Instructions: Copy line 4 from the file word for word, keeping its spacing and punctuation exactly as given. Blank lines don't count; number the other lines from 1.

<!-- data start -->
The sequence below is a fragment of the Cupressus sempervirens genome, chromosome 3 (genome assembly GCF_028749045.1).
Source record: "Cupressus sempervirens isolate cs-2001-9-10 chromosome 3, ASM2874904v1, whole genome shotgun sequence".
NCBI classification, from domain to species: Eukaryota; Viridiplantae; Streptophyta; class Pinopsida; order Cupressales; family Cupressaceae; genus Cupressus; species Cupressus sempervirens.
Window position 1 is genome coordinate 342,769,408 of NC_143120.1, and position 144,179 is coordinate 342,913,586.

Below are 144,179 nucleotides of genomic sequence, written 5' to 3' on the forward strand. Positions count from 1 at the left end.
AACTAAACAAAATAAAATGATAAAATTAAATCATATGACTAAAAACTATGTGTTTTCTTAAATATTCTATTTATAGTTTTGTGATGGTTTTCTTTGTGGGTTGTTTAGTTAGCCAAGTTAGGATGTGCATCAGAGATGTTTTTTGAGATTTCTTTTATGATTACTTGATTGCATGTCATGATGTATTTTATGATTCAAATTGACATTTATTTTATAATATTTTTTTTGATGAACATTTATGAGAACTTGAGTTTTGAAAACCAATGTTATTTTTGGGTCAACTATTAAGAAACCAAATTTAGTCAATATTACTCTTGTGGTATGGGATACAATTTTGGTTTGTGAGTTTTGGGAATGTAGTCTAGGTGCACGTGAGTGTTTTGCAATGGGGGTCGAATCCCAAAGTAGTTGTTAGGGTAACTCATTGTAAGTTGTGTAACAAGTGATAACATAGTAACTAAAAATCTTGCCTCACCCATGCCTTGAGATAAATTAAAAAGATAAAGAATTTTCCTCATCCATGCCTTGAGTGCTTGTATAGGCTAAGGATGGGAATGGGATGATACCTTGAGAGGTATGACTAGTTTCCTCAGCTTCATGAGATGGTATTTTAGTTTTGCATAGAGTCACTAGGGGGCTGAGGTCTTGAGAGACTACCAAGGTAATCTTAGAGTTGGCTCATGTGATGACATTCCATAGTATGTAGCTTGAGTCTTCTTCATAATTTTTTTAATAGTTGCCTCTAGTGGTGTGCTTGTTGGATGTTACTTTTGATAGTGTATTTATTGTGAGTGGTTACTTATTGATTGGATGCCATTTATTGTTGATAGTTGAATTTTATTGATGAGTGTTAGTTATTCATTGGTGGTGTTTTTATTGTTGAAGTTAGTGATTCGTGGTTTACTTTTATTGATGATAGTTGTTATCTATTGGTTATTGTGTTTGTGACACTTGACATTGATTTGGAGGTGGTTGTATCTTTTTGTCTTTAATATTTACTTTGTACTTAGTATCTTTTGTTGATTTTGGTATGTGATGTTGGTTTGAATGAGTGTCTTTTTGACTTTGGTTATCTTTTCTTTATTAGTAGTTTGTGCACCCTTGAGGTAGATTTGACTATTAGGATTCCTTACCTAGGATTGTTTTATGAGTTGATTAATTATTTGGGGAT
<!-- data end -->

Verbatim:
Window position 1 is genome coordinate 342,769,408 of NC_143120.1, and position 144,179 is coordinate 342,913,586.